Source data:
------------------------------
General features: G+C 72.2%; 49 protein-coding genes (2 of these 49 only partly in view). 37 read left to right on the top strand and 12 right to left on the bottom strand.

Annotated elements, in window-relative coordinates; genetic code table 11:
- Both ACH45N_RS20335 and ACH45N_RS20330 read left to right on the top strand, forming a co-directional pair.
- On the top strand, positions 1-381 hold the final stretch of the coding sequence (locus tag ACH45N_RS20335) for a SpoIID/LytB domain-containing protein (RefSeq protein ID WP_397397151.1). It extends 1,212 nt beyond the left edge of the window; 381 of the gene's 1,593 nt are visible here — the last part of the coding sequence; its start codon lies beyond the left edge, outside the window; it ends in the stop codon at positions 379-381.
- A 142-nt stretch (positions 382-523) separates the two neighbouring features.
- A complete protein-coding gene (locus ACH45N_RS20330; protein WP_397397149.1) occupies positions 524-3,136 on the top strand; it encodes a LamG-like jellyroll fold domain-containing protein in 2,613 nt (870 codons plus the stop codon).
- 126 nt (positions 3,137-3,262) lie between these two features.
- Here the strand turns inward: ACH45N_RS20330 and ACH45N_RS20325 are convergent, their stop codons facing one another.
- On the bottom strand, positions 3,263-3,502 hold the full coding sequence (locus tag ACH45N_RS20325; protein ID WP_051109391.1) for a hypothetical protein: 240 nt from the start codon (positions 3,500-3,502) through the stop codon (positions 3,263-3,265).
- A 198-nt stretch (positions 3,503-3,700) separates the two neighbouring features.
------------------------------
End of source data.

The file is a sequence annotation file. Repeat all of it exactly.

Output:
General features: G+C 72.2%; 49 protein-coding genes (2 of these 49 only partly in view). 37 read left to right on the top strand and 12 right to left on the bottom strand.

Annotated elements, in window-relative coordinates; genetic code table 11:
- Both ACH45N_RS20335 and ACH45N_RS20330 read left to right on the top strand, forming a co-directional pair.
- On the top strand, positions 1-381 hold the final stretch of the coding sequence (locus tag ACH45N_RS20335) for a SpoIID/LytB domain-containing protein (RefSeq protein ID WP_397397151.1). It extends 1,212 nt beyond the left edge of the window; 381 of the gene's 1,593 nt are visible here — the last part of the coding sequence; its start codon lies beyond the left edge, outside the window; it ends in the stop codon at positions 379-381.
- A 142-nt stretch (positions 382-523) separates the two neighbouring features.
- A complete protein-coding gene (locus ACH45N_RS20330; protein WP_397397149.1) occupies positions 524-3,136 on the top strand; it encodes a LamG-like jellyroll fold domain-containing protein in 2,613 nt (870 codons plus the stop codon).
- 126 nt (positions 3,137-3,262) lie between these two features.
- Here the strand turns inward: ACH45N_RS20330 and ACH45N_RS20325 are convergent, their stop codons facing one another.
- On the bottom strand, positions 3,263-3,502 hold the full coding sequence (locus tag ACH45N_RS20325; protein ID WP_051109391.1) for a hypothetical protein: 240 nt from the start codon (positions 3,500-3,502) through the stop codon (positions 3,263-3,265).
- A 198-nt stretch (positions 3,503-3,700) separates the two neighbouring features.